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Labor Day Weekend With Family and Friends

August 28-September 3
Written September 3+
Dear Friends,Family and Diary,

Summer is almost over!  Elsewhere that might not be cause for celebration, but here in Fresno County it is.  We hope the triple-digit temperatures are gone for the next ten months, replaced by a month or two of "warm" (90s), followed by weather that no longer supports shorts and sandals.  The dead of winter might even require a jacket, a light one.  In balance, not so bad.

d180830_02_timstruck.jpgReturn of decent weather also reminds us of home projects and we started with some electrical work - always a possibility in our old house.  This time, it was a new living room light and power for the basement "man cave".  Tim, our preferred electrician, finally had time to bring over his shop-in-a-trailer and helpers. I like Tim.  He's professional, interesting to talk with, and always cheerful.  His positivity comes despite family health difficulties, a reminder that some people are better at taking problems in stride.  Better than me, I think.

d180830_10_preptowerys.jpgThat evening, we had our first barbecue in a couple of months.  We had managed to water our back garden enough that plants did not all shrivel and dry up, but it is only now that evenings are below 100F and suitable for people.  Neighbors Nancy and Gene accepted our last-minute invitation, along with Marianne's mom.  I planned to memorialize the meal with pictures of everyone, but I think we started talking too much and I forgot my camera duties.  Probably a good sign.

d180831_04_avagigi.jpgd180831_02_momdaughter.jpgI'm not sure what we did during the day, beyond the normal: gym, art (Marianne), shopping, chores.  Gabby had volunteered to do the driving on this holiday weekend, so we were able to relax while she was pushing through four hours of traffic. Rose was served on the patio as soon as she arrived.

d180831_06_pizzababies.jpgQuickly refreshed we all headed over to Mamo's for dinner, chit-chat, and a sleep-over.  Marianne created "pizza babies" from store-bought Indian bread (nan), some tomato sauce, cheese, and pepperoni.  Quick and just what the travelers and locals needed.  With everyone staying over, Magdalena's house was a bit crowded and noisy, but that certainly makes it more fun.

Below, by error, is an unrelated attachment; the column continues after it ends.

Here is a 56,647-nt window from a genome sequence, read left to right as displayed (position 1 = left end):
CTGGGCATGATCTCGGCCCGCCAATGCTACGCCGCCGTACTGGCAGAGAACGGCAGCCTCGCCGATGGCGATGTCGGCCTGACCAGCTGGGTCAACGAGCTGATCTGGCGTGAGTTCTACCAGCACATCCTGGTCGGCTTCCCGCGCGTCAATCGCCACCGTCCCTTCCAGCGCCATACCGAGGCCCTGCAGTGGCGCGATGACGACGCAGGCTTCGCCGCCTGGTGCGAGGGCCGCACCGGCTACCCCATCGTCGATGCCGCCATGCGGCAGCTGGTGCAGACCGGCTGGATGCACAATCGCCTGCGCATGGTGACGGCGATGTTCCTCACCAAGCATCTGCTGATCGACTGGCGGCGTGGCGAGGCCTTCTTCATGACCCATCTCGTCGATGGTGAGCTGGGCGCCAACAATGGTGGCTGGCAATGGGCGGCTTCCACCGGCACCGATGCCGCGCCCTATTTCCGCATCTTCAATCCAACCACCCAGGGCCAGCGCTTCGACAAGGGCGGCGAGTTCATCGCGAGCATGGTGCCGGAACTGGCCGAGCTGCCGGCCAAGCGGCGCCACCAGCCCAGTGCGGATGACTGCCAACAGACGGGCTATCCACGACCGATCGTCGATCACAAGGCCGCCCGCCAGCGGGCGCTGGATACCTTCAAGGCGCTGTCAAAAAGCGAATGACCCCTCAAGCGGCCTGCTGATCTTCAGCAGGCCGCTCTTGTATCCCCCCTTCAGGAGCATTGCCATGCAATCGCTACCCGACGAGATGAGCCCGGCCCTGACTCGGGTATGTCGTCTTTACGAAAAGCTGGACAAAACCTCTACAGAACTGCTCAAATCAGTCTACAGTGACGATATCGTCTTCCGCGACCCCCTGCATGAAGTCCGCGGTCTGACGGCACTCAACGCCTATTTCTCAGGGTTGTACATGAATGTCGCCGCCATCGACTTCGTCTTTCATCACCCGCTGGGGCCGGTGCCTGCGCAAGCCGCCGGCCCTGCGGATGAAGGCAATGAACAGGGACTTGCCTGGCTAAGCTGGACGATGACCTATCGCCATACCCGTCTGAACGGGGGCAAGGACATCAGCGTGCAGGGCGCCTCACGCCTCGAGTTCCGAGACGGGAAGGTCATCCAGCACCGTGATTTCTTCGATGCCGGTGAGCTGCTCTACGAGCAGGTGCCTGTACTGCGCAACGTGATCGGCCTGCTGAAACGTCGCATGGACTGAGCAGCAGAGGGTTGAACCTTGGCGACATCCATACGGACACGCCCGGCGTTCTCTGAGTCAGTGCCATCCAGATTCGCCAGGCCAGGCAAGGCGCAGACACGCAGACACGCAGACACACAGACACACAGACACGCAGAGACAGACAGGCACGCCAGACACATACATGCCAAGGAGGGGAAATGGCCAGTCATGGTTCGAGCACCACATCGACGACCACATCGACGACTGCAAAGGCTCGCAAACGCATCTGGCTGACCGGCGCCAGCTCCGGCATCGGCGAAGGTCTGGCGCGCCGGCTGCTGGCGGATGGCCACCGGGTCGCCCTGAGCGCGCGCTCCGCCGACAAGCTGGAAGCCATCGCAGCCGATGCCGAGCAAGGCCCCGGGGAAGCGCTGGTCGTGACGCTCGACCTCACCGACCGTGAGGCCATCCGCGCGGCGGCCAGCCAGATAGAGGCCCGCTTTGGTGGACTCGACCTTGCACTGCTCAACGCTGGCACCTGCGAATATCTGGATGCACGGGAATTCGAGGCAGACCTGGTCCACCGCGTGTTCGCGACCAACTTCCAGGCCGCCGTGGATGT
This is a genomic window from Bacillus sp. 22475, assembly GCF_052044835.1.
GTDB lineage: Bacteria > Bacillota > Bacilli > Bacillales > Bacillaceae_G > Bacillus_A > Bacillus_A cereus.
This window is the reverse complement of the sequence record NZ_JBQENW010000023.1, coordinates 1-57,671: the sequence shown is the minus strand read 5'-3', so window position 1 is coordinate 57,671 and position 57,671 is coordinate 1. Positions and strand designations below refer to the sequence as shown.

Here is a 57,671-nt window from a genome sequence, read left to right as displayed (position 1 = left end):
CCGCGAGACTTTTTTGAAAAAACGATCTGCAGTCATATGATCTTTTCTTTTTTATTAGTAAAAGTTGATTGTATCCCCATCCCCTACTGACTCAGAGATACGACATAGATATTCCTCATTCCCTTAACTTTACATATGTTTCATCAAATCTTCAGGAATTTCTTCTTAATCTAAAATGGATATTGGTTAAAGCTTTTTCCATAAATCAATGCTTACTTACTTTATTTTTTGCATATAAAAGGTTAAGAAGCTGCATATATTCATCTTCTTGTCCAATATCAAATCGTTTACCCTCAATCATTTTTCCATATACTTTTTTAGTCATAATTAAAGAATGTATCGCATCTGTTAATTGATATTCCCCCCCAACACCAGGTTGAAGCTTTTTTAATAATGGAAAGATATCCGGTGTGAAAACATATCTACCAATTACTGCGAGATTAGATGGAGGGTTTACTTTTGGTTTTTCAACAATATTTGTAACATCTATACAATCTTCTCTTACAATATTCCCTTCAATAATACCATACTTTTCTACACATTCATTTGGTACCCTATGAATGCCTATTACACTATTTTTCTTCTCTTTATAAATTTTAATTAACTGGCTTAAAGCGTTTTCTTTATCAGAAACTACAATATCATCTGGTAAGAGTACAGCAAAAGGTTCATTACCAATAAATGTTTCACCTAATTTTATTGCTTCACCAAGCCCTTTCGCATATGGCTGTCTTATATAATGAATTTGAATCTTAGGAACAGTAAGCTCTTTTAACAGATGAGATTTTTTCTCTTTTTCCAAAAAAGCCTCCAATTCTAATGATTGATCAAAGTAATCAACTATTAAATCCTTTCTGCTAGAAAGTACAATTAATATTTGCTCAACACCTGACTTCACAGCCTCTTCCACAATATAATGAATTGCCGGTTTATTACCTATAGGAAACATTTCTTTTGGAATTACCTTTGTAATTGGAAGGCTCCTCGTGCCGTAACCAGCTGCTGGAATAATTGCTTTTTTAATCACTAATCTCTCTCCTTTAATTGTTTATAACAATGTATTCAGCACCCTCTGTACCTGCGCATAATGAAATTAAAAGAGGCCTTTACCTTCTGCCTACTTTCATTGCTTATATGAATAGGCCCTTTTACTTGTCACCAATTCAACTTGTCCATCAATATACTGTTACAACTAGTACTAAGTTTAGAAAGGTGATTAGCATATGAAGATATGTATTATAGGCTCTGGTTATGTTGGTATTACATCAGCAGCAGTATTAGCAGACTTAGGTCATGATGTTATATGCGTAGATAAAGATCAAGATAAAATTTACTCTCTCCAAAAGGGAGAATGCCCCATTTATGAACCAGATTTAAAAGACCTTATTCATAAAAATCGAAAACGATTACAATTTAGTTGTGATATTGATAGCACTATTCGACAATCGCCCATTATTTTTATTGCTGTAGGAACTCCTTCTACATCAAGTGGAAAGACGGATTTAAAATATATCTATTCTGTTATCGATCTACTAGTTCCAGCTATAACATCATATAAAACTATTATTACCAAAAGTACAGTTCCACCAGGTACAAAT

Usually, when grandchildren visit, we do kid stuff, but this time we opted for one of Mamo's favorite excursions: wine tasting across the valley at Cardella Winery.  Ava and Sam enjoyed just coming along for the ride and picnic lunch.

d180901_16_taster.jpgOur guide Pete, the regular weekend host at Cardella, made us feel right at home.  Mamo had her taste, not much more, while Gabby, Gigi, and I did more serious sampling.  We like Cardella for the wine, the lovely grounds, perfect for a picnic, and because the people we have met there are always serious about making a good product and about explaining those products to guests.  Pete was in that mold, cheerful and talkative.  (Enough so that we learned he was facing serious brain surgery that would stop the weekend tasting for a few months.  We wish him well.)
A nice day for family pictures.

Marianne and I had to leave the family on their own for dinner.  We had a prior engagement.  As part of our support of the Fresno Art Museum, we had bid on and won a dinner at the home of Coke and James Hallowell, a couple who are local sponsors for the museum and several other local charities and civic organizations.  We had no idea what we were in for, other than it was all for a good cause, and we might meet some interesting people.

d180901_30_guardcow.jpgd180901_31_out.jpgThe Hallowells live in the Sierra Foothills, about a half-hour from us, in a world far different from our city-center neighborhood.  We followed directions to their rural driveway, drove past the black guard cows, and parked at the foot of an entrance staircase that reminded us of an Aztec castle.